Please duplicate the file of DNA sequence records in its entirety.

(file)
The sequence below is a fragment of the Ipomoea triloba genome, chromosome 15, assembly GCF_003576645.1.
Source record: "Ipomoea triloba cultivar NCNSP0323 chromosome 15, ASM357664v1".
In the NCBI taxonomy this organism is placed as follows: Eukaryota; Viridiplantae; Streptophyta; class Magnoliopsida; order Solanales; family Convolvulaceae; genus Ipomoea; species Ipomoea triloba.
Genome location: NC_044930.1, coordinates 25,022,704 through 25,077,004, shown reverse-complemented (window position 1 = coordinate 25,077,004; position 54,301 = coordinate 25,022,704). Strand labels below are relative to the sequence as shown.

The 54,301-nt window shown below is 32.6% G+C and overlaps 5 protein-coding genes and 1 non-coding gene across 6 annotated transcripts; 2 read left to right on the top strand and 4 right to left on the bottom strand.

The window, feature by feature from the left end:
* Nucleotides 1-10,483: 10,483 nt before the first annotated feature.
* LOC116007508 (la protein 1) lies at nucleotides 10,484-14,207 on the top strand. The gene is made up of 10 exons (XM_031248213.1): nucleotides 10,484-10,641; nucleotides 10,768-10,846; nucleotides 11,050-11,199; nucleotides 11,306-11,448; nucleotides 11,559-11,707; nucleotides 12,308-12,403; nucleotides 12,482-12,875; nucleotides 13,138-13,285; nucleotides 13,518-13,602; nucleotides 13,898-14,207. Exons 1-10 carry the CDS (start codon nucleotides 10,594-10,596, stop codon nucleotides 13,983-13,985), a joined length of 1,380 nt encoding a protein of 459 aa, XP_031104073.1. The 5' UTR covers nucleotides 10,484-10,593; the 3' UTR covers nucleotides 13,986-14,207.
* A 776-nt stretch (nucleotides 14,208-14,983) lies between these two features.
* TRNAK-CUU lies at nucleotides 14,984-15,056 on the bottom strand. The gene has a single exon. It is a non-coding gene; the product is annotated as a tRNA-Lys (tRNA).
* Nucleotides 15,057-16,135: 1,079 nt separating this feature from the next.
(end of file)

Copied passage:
The sequence below is a fragment of the Ipomoea triloba genome, chromosome 15, assembly GCF_003576645.1.
Source record: "Ipomoea triloba cultivar NCNSP0323 chromosome 15, ASM357664v1".
In the NCBI taxonomy this organism is placed as follows: Eukaryota; Viridiplantae; Streptophyta; class Magnoliopsida; order Solanales; family Convolvulaceae; genus Ipomoea; species Ipomoea triloba.
Genome location: NC_044930.1, coordinates 25,022,704 through 25,077,004, shown reverse-complemented (window position 1 = coordinate 25,077,004; position 54,301 = coordinate 25,022,704). Strand labels below are relative to the sequence as shown.

The 54,301-nt window shown below is 32.6% G+C and overlaps 5 protein-coding genes and 1 non-coding gene across 6 annotated transcripts; 2 read left to right on the top strand and 4 right to left on the bottom strand.

The window, feature by feature from the left end:
* Nucleotides 1-10,483: 10,483 nt before the first annotated feature.
* LOC116007508 (la protein 1) lies at nucleotides 10,484-14,207 on the top strand. The gene is made up of 10 exons (XM_031248213.1): nucleotides 10,484-10,641; nucleotides 10,768-10,846; nucleotides 11,050-11,199; nucleotides 11,306-11,448; nucleotides 11,559-11,707; nucleotides 12,308-12,403; nucleotides 12,482-12,875; nucleotides 13,138-13,285; nucleotides 13,518-13,602; nucleotides 13,898-14,207. Exons 1-10 carry the CDS (start codon nucleotides 10,594-10,596, stop codon nucleotides 13,983-13,985), a joined length of 1,380 nt encoding a protein of 459 aa, XP_031104073.1. The 5' UTR covers nucleotides 10,484-10,593; the 3' UTR covers nucleotides 13,986-14,207.
* A 776-nt stretch (nucleotides 14,208-14,983) lies between these two features.
* TRNAK-CUU lies at nucleotides 14,984-15,056 on the bottom strand. The gene has a single exon. It is a non-coding gene; the product is annotated as a tRNA-Lys (tRNA).
* Nucleotides 15,057-16,135: 1,079 nt separating this feature from the next.